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Do you fill up your spool?

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I've always filled up my baitcasting reels to their max capacity - right below the point where the spool tapers off.

I see pictures online a lot of times where guys fill up 1/2 or 2/3 of the way... Any benefits to this? I guess you don't use as much line, but you could just use backing to use less line instead.

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the problem with underfilling any reel is that you sacrifice your gear ratio and inches per handle turn.

because now you are winding the line over a smaller circumference with each handle turn vs what you would be if the spool was filled properly.

so I fill mine up to just below the spool lip, spinning or baitcasting.

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They are under filling the spool and you are filling it a bit too much,. Leave about 1/8 of an inch of the side of the arbor exposed. Under filling results in shorter casts, and less line retrieved per turn of the handle. Over filling can result in more bird nests, but if you are casting okay without much trouble maybe it is working for you. I like to fill my reel spools about 1/2 way with 14 pound Stren mono then add whatever main line I want to fish with. That helps with reducing the expenses of filling up a reel with expensive fluoro,, copoly or braid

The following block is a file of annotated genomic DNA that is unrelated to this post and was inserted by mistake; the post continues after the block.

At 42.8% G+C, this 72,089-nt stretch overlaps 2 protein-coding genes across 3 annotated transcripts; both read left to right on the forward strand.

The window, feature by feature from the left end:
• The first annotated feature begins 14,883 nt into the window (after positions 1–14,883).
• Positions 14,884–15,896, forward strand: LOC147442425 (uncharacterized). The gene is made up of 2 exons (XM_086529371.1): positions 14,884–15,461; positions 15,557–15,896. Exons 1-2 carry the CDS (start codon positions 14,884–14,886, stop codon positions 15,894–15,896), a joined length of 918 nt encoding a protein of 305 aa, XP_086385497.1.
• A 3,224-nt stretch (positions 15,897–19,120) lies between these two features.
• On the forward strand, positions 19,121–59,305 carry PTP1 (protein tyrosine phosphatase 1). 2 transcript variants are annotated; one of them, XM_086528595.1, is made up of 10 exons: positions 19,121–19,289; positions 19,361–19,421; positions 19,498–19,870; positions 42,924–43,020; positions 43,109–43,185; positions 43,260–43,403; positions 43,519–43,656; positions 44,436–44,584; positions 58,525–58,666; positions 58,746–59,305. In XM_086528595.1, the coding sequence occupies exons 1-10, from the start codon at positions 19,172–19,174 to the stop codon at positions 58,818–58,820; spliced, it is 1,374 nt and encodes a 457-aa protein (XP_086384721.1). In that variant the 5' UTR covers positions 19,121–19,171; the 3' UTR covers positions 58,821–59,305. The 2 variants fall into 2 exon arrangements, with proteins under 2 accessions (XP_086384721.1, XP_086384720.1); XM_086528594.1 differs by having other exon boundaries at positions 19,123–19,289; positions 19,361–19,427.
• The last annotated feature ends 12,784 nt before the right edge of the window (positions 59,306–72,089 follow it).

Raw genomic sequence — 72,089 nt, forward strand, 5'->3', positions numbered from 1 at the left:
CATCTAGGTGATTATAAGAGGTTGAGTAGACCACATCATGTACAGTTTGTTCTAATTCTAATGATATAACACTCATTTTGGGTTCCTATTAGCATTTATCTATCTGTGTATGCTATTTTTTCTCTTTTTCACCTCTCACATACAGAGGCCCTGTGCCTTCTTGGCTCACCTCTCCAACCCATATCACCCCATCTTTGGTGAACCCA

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Filling 1/16-1/8 below the spool lip is suppose to make for easier casting with fewer backlashes.  I suppose that could be true for newbies, but once your thumb is trained, I doubt it gives a rat's azz how much line is on the spool.  As stated, you will lose a few IPT.  Supposedly casting distance is a bit shorter.  I fill baitcast spools like you do.  If spooling with braid or fluorocarbon (or light mono or co-polymer), I always lay down some backing with a cheap 12# mono (12# being my preferred weight for MH rods so I have a lot of it).  Light mono may be cheap, but I see no benefit to having 300 yards of it on a spool when I can top off two or three spools with that 300 yards.

 

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I've learned from experience that filling the spool all the way full can cause problems with back lashes on a bait caster.  Like some have already mentioned, leave some room.  You might sacrifice a little line but you'll save headaches.

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21 hours ago, new2BC4bass said:

Filling 1/16-1/8 below the spool lip is suppose to make for easier casting with fewer backlashes.  I suppose that could be true for newbies, but once your thumb is trained, I doubt it gives a rat's azz how much line is on the spool.  As stated, you will lose a few IPT.  Supposedly casting distance is a bit shorter.  I fill baitcast spools like you do.  If spooling with braid or fluorocarbon (or light mono or co-polymer), I always lay down some backing with a cheap 12# mono (12# being my preferred weight for MH rods so I have a lot of it).  Light mono may be cheap, but I see no benefit to having 300 yards of it on a spool when I can top off two or three spools with that 300 yards.

 

Even with a trained thumb filling to much will cause problems. I have done it a few times and even though it didn't look it that little bit of extra line was the issue. 

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For me, 3/4 for ease of line management.  1/2 on my rigs that I use for pitching/skipping docks.

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Guys I'm not over filling. I have no problems. Lol.

Thanks for everyone's input though.